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Best way to plant rootbound corkscrew willow?

 
Will Scoggins
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Location: Northeast Arkansas
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I recently got a potted, rootbound corkscrew willow, and was wondering what the best way to plant. The tree is 6-7' tall and maybe a 2" diameter trunk. Should I cut the roots to unbind them and plant as usual?

Or since it is a willow would it be better to bury it on its side with just a few side limbs sticking out of the ground.

Not sure if it matters, but I am mainly growing it to get cool looking sticks for walking sticks and children toys.
 
Michael Cox
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Location: Kent, UK - Zone 8
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Willow strikes really easily from cuttings. I'd be looking at the plant as it is now in it's pot as a source of sticks to take cuttings from. Rather than trying to plant one root bound plant which may struggle and die you could make 20 or more cuttings this year and keep the potted plant for taking more cutting next year. Your healthy cuttings when established on their own unrestricted roots will do much better than the pot bound parent.
 
Will Scoggins
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Location: Northeast Arkansas
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What size cuttings will work? How deep do the sticks need to be pushed down, and how much left exposed above ground?

Should I do anything with the potted plant, such as trim roots? Or should i just take cuttings until nothing is left?
 
Michael Cox
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Location: Kent, UK - Zone 8
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Here is the basic idea

http://www.bbc.co.uk/gardening/basics/techniques/propagation_hardwood1.shtml

But do a google search to see if there are more specifics for willow.
 
Will Scoggins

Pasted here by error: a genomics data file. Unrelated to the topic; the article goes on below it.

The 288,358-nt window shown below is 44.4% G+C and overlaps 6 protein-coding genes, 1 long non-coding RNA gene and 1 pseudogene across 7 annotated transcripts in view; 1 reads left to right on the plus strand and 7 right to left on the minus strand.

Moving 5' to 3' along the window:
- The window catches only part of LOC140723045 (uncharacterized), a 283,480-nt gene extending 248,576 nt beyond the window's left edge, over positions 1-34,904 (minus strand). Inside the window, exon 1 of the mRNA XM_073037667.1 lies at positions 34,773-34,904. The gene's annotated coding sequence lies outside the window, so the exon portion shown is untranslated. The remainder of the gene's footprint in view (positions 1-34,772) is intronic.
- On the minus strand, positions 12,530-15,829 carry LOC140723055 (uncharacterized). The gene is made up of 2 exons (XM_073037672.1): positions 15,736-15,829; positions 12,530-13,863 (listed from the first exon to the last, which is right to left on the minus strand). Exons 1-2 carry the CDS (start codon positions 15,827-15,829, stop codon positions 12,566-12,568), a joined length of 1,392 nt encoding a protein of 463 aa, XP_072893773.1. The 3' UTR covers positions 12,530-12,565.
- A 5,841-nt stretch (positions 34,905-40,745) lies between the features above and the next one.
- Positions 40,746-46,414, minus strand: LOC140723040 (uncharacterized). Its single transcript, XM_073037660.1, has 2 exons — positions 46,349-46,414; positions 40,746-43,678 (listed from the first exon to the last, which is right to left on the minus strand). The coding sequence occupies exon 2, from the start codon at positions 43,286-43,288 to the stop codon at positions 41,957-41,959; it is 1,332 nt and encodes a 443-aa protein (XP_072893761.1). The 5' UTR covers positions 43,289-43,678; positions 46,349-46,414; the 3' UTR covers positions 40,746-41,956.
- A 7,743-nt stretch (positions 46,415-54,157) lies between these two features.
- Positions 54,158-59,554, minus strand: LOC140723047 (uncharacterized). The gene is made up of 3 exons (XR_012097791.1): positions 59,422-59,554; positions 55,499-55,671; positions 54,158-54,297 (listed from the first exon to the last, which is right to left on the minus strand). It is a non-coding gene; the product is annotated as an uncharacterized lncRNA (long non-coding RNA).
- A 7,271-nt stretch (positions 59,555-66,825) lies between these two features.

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Location: Northeast Arkansas
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I found the thread I needed for cutting size and depth, but still would like opinions on what to do with rootbound parent plant.
 
Michael Cox
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I'd take the cutting wood from it this year (1 year old growth) and just let the plant grow on in it's pot. You can take a whole new batch of cuttings from it next year too then.
 
Leila Rich
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Location: Wellington, New Zealand. Temperate, coastal, sandy, windy,
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Here's how I deal with rootbound trees (actually most potted trees, as they're nearly always a bit rootbound).
It's pretty brutal, but nearly all survive, and I'd say if anything will make it, a willow will

1. soak the pot in a bucket for ages to loosen the soil (like overnight)
2. Remove the pot and swish the rootball vigorously around in the bucket.
When I plant, I generally try to get most of the potting soil off the roots: I like trees to be in native soil straight away.
3. start cutting the encircling roots back to where they're straight with sharp secateurs.
I cut a lot of the fine feeder roots right off; they grow back quite fast.
I try to leave most of the thick 'anchor roots', if they're not tangled/deformed.
Since the tree's rootbound, even if it has a taproot, it will most probably be deformed.
4. Keep swishing it as you cut, soil will come away as roots are cleared.
You might even need to put a strong hose jet on it if it's really tangled and the potting mix won't shift.
5. When you've root pruned till you feel a bit cruel
and cleaned off nearly all or all the mix, get the tree in the ground asap.
Trees hate having their roots exposed, and hate them drying out even more.
I'd even suggest doing it when it's not a sunny day.
 
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